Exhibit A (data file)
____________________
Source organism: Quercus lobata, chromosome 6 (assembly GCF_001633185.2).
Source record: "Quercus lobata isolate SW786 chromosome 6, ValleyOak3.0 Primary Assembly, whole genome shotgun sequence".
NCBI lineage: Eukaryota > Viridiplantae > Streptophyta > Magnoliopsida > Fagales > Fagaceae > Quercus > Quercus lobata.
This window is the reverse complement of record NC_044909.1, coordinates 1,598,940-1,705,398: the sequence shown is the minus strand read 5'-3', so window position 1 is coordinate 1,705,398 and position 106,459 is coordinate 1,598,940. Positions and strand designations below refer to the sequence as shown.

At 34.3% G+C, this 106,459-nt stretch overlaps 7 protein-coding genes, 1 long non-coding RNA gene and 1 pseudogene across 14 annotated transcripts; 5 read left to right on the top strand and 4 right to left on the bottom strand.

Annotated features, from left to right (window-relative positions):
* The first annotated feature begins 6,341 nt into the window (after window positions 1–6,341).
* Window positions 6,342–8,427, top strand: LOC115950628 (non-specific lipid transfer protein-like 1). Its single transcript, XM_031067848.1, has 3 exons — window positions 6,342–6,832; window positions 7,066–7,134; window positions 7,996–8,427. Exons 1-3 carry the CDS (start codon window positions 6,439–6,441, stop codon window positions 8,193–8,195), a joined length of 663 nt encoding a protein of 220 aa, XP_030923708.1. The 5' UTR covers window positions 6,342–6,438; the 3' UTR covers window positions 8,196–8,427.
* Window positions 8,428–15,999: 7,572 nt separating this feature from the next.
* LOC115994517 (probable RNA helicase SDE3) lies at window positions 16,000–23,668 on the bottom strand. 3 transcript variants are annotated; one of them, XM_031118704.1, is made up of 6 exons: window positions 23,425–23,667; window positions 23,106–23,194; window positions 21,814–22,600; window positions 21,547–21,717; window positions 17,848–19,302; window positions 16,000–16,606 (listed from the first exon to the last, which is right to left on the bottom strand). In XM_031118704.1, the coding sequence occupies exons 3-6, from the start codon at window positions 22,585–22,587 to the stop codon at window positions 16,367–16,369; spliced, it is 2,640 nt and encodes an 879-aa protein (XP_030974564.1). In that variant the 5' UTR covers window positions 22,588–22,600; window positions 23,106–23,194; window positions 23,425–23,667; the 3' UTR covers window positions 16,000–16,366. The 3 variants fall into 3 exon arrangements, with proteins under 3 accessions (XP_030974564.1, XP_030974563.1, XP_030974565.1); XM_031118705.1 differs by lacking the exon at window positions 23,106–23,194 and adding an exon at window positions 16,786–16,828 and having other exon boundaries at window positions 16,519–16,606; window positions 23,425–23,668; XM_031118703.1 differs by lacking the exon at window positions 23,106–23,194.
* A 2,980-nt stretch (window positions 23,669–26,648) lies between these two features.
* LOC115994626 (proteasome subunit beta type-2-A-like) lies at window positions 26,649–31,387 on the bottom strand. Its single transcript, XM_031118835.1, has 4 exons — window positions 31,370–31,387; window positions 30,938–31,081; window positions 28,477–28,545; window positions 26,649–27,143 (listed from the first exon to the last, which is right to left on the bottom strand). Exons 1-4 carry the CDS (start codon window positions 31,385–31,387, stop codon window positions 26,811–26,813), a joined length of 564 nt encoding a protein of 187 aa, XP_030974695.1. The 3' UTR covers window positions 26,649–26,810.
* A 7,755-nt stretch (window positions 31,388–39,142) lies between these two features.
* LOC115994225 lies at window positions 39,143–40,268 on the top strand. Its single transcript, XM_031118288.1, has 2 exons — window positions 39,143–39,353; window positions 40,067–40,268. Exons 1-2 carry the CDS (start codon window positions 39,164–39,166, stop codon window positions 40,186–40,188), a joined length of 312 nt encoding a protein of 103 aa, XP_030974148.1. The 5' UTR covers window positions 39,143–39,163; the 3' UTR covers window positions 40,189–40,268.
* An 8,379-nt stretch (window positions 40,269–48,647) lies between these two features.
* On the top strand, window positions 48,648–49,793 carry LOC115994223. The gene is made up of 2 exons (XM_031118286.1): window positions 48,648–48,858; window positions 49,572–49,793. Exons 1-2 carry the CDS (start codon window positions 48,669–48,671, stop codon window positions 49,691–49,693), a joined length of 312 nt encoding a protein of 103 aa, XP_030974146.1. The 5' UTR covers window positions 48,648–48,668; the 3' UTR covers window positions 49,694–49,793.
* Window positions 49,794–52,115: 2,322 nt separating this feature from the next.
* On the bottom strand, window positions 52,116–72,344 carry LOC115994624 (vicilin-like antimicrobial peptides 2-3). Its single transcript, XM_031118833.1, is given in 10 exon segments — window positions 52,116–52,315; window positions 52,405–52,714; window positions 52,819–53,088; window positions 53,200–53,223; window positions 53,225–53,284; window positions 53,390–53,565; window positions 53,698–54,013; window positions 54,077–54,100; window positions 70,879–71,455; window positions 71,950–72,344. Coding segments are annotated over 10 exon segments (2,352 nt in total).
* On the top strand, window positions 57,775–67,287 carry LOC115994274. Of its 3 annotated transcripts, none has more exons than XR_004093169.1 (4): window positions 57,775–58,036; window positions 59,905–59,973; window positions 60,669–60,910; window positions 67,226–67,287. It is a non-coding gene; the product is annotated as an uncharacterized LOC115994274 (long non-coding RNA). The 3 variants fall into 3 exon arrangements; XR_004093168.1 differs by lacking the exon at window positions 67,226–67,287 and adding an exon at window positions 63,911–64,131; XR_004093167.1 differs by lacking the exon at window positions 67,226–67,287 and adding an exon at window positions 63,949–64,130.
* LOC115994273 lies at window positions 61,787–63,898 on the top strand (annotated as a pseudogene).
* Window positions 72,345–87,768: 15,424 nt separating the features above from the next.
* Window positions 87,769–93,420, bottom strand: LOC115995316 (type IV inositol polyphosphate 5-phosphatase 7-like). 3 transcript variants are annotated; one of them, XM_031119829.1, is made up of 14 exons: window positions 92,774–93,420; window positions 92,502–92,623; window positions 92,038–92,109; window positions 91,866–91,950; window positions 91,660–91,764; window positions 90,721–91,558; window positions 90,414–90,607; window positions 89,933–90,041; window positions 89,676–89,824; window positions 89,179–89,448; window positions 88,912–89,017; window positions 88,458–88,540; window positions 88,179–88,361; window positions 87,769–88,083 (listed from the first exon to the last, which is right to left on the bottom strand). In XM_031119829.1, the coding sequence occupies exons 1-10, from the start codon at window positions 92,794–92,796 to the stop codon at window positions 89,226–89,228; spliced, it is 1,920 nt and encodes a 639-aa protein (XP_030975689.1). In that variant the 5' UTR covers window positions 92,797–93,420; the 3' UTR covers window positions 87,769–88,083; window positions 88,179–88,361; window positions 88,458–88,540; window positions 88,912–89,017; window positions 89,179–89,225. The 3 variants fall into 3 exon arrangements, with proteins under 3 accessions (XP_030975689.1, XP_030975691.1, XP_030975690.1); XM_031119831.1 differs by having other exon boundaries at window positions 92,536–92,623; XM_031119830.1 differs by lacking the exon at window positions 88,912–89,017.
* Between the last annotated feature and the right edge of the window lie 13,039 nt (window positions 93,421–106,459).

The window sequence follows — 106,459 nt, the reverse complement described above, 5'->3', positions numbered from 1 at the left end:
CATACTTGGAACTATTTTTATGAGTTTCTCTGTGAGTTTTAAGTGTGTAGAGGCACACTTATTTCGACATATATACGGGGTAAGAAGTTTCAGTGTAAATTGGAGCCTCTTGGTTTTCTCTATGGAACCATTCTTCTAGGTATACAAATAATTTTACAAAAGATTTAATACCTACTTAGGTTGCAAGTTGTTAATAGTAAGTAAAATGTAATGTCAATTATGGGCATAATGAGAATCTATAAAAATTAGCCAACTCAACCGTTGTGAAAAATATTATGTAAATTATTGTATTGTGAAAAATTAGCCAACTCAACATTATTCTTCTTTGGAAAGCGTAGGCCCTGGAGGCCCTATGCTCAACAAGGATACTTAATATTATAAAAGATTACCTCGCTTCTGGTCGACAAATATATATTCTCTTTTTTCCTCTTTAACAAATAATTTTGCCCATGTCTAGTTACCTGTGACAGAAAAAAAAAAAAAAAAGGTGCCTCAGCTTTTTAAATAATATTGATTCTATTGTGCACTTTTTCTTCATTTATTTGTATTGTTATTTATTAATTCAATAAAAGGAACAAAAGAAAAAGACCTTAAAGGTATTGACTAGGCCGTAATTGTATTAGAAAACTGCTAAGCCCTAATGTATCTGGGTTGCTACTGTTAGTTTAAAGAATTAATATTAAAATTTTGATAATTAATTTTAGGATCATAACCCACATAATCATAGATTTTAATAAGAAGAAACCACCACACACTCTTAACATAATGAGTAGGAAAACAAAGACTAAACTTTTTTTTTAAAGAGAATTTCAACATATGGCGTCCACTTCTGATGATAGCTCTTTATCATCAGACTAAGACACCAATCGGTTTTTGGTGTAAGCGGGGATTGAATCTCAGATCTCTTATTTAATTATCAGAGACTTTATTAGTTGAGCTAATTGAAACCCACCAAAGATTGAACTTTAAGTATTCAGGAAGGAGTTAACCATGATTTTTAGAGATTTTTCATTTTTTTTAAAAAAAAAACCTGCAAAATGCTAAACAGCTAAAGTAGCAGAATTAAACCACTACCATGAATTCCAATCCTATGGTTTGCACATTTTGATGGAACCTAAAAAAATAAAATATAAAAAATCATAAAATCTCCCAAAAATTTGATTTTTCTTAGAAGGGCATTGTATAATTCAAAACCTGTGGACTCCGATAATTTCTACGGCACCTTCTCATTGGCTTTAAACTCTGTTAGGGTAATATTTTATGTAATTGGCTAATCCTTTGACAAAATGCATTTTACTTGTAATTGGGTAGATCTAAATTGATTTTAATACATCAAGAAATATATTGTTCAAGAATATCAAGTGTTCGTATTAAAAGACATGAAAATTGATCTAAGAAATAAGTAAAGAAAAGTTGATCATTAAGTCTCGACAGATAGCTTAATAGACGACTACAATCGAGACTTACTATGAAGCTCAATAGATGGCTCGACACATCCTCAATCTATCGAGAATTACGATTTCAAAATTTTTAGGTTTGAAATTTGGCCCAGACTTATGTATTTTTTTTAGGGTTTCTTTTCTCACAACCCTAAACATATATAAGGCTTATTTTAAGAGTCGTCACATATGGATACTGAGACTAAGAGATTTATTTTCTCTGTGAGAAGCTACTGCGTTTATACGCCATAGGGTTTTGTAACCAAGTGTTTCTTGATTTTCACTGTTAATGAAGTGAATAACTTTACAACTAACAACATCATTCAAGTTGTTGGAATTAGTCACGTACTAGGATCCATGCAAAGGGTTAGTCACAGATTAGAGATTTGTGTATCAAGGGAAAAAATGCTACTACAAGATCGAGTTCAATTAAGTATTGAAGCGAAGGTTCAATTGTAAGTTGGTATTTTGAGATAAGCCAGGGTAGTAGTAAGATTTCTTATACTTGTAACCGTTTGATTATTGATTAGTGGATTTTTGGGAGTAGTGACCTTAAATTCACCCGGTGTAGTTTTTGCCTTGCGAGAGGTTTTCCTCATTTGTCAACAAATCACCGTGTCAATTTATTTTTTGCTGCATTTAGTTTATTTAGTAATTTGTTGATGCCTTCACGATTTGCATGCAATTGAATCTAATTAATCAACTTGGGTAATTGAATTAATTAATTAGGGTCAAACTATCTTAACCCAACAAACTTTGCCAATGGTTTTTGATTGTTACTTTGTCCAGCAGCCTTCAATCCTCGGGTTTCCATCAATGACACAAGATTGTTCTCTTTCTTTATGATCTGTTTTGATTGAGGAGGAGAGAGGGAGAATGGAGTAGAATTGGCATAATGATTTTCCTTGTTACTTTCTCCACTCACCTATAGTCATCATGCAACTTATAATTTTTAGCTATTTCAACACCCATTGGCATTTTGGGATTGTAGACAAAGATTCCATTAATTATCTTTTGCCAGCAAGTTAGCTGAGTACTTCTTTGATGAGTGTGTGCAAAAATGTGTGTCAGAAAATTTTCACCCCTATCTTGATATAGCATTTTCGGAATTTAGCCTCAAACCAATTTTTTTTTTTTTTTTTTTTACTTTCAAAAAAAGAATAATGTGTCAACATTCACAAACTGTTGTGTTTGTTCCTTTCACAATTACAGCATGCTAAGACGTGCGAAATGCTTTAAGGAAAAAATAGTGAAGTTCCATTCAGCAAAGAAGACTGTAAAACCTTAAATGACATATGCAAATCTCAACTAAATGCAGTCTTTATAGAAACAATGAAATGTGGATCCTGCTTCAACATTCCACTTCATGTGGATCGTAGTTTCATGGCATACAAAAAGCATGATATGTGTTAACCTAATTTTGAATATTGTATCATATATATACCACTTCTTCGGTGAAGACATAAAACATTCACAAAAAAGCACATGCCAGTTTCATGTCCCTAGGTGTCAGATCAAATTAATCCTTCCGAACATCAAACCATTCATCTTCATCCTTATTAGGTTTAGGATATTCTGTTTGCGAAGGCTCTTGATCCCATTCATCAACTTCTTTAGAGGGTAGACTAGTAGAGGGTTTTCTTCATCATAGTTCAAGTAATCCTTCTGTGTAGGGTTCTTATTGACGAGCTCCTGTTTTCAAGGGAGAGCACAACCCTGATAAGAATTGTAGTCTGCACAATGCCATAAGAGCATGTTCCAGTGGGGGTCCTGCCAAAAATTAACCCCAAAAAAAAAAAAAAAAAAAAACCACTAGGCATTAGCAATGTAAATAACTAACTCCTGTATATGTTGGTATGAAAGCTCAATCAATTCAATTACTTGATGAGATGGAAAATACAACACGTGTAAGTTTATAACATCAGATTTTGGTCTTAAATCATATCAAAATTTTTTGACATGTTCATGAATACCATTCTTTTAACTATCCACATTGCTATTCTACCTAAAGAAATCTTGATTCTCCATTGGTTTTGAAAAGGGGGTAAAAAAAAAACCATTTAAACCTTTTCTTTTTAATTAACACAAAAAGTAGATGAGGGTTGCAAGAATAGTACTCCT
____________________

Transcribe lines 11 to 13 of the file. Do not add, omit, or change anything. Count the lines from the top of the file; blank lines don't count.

* A 2,980-nt stretch (window positions 23,669–26,648) lies between these two features.
* LOC115994626 (proteasome subunit beta type-2-A-like) lies at window positions 26,649–31,387 on the bottom strand. Its single transcript, XM_031118835.1, has 4 exons — window positions 31,370–31,387; window positions 30,938–31,081; window positions 28,477–28,545; window positions 26,649–27,143 (listed from the first exon to the last, which is right to left on the bottom strand). Exons 1-4 carry the CDS (start codon window positions 31,385–31,387, stop codon window positions 26,811–26,813), a joined length of 564 nt encoding a protein of 187 aa, XP_030974695.1. The 3' UTR covers window positions 26,649–26,810.
* A 7,755-nt stretch (window positions 31,388–39,142) lies between these two features.